In Institutions of the English Novel, Homer Obed Brown takes issue with the generally accepted origin of the novel in the early eighteenth century. Brown argues that what we now call the novel did not appear as a recognized single "genre" until the early nineteenth century, when the fictional prose narratives of the preceding century were grouped together under that name.
After analyzing the figurative and thematic uses of private letters and social gossip in the constitution of the novel, Brown explores what was instituted in and by the fictions of Defoe, Fielding, Sterne, and Scott, with extensive discussion of the pivotal role Scott's work played in the novel's rise to institutional status. This study is an intriguing demonstration of how these earlier narratives are involved in the development and institution of such political and cultural concepts as self, personal identity, the family, and history, all of which contributed to the later possibility of the novel.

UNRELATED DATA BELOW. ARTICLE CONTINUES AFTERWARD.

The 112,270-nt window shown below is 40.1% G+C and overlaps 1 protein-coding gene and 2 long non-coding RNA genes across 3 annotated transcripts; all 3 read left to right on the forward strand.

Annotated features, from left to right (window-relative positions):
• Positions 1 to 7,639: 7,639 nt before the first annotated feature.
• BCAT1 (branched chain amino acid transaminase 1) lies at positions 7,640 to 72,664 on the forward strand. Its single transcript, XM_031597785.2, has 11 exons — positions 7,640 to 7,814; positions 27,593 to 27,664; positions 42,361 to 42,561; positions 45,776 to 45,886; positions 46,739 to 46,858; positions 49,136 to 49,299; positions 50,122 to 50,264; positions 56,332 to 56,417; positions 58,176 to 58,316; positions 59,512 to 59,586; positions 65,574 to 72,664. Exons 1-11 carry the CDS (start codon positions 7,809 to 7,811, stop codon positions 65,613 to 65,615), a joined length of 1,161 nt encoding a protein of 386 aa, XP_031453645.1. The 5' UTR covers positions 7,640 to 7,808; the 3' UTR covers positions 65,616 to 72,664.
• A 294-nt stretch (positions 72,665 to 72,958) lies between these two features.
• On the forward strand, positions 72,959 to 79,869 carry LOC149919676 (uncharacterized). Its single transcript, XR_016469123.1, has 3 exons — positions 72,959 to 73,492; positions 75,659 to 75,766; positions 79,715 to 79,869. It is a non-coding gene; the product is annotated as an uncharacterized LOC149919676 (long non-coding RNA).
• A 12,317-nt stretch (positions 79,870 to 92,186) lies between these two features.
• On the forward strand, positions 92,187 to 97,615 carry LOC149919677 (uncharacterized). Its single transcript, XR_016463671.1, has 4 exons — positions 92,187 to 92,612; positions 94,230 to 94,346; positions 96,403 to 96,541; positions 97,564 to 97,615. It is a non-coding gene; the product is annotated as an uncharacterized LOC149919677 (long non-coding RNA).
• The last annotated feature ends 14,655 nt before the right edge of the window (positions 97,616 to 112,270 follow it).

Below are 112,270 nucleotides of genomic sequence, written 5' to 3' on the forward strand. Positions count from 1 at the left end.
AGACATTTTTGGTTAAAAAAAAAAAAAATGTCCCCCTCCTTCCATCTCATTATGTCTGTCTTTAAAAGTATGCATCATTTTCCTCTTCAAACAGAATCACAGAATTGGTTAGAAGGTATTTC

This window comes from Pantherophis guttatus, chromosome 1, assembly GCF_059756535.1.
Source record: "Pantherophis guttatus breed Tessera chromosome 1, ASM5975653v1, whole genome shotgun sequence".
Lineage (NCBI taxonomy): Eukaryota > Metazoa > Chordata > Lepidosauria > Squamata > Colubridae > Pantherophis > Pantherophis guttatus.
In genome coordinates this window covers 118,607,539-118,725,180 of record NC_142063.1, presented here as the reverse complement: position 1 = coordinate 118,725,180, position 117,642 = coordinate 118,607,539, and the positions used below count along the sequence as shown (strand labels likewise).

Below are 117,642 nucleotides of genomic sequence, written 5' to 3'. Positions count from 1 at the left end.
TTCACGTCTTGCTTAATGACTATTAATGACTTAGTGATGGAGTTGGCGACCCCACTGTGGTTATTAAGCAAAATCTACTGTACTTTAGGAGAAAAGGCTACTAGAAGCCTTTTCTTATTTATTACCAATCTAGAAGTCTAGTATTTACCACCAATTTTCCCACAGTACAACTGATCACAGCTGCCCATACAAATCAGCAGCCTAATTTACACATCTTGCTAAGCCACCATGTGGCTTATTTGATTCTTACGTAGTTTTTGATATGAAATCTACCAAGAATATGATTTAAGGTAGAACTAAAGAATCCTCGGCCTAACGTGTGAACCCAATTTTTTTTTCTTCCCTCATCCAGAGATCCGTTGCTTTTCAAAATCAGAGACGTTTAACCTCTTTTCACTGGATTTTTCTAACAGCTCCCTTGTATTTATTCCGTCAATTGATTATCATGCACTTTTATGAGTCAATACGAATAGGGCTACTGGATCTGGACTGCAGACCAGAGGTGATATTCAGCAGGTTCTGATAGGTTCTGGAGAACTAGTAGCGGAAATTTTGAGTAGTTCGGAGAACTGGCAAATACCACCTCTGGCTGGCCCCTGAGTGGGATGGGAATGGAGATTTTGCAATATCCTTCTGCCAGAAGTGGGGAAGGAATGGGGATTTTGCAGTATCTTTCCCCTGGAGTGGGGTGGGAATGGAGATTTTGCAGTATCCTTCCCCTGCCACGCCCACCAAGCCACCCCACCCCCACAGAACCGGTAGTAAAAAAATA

Introduction: Beginning with No Beginning
1. The Errant Letter and the Whispering Gallery
2. The Displaced Self in the Novels of Daniel Defoe
3. Tom Jones: The "Bastard" of History
4. Tristram to the Hebrews: Some Notes on the Institution of a Canonic Text
5. Sir Walter Scott and the Institution of History: The Jacobite Novels in the Relation of Fathers
6. The Institution of the English Novel
"Brown presents his theory of the novel as institutionalized and institutionalizer in a manner often as engaging as that of his privileged authors. The result is a book that takes an erudite and elelgant next step in the debate over the origins of the novel."—Nancy Armstrong, Brown University
"Must-read meditations on the mystical protocols and a priori assumptions of novel studies."—Deirdre Lynch, Novel